Boucekkine, R. and Desbordes, R. and Latzer, H. (2009) How do epidemics induce behavioral changes? Journal of Economic Growth, 14 (3). pp. 233-264. ISSN 1381-4338Full text not available in this repository. (Request a copy from the Strathclyde author)
This paper develops a theory of optimal fertility behavior under mortality shocks. In an OLG model, young adults determine their optimal fertility, labor supply and life-cycle consumption with both exogenous child and adult mortality risks. We show that a rise in adult mortality exerts an ambiguous effect on both net and total fertility in a general equilibrium framework, while child mortality shocks unambiguously lead to a rise in total fertility, leaving net fertility unchanged. We complement our theory with an empirical analysis using a sample of 39 Sub-Saharan African (SSA) countries over the 1980-2004 period, examining the overall effects of the child and adult mortality channels on both total and net fertility. We find child mortality to exert a robust, positive impact on total fertility but no impact on net fertility, whereas a rise in adult mortality is found to negatively influence both total and net fertility. Given the particular demographic profile of the HIV/AIDS epidemic (killing essentially young, active adults), we then conclude in favor of an unambiguous negative effect of the HIV/AIDS epidemic on net fertility in SSA.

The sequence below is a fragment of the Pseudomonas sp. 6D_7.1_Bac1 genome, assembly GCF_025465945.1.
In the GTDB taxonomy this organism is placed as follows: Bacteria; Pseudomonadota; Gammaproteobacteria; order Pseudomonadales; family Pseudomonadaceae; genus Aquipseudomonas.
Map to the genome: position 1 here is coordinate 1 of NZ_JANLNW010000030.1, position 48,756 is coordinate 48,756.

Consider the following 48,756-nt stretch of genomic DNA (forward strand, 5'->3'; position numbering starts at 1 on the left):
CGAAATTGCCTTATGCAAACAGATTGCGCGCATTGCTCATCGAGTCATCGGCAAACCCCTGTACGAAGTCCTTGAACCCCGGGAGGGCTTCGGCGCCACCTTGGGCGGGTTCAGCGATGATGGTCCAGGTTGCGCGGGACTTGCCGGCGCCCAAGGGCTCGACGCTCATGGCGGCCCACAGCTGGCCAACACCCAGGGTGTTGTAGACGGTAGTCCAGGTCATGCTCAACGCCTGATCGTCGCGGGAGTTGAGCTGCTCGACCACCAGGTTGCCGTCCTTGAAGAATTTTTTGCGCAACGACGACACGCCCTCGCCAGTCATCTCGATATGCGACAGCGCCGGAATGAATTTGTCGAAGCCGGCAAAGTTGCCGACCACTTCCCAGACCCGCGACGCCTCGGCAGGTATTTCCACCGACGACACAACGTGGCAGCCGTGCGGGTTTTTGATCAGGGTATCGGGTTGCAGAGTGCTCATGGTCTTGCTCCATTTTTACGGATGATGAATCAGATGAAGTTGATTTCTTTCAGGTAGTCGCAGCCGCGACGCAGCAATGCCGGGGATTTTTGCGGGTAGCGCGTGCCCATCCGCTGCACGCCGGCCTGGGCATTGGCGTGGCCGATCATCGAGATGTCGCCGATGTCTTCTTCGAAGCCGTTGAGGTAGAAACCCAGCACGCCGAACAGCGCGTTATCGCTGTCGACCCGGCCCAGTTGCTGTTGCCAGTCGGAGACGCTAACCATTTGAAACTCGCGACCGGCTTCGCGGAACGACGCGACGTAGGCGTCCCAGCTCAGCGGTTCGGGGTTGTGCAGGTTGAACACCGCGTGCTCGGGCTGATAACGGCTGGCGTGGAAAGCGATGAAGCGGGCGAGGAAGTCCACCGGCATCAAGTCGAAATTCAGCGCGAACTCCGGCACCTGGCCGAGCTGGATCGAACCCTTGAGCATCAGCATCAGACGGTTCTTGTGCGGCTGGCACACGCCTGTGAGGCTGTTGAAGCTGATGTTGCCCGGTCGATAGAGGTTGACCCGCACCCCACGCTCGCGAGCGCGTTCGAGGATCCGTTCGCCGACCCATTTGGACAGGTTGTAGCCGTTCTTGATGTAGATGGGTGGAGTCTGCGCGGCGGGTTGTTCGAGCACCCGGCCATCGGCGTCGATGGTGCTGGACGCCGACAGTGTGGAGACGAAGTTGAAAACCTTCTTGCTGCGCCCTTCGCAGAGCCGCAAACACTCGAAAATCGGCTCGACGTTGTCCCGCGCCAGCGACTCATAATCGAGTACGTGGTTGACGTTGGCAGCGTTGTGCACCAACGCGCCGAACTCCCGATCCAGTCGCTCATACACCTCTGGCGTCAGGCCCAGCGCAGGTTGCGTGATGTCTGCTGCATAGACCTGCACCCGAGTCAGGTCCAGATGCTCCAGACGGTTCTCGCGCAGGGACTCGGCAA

|Keywords:||fertility, mortality, epidemics, HIV, Economic Theory, Economics and Econometrics|
|Subjects:||Social Sciences > Economic Theory|
|Department:||Strathclyde Business School > Economics|
|Depositing user:||Mrs Kirsty Fontanella|
|Date Deposited:||17 Jan 2010 12:53|
|Last modified:||13 Jan 2017 03:29|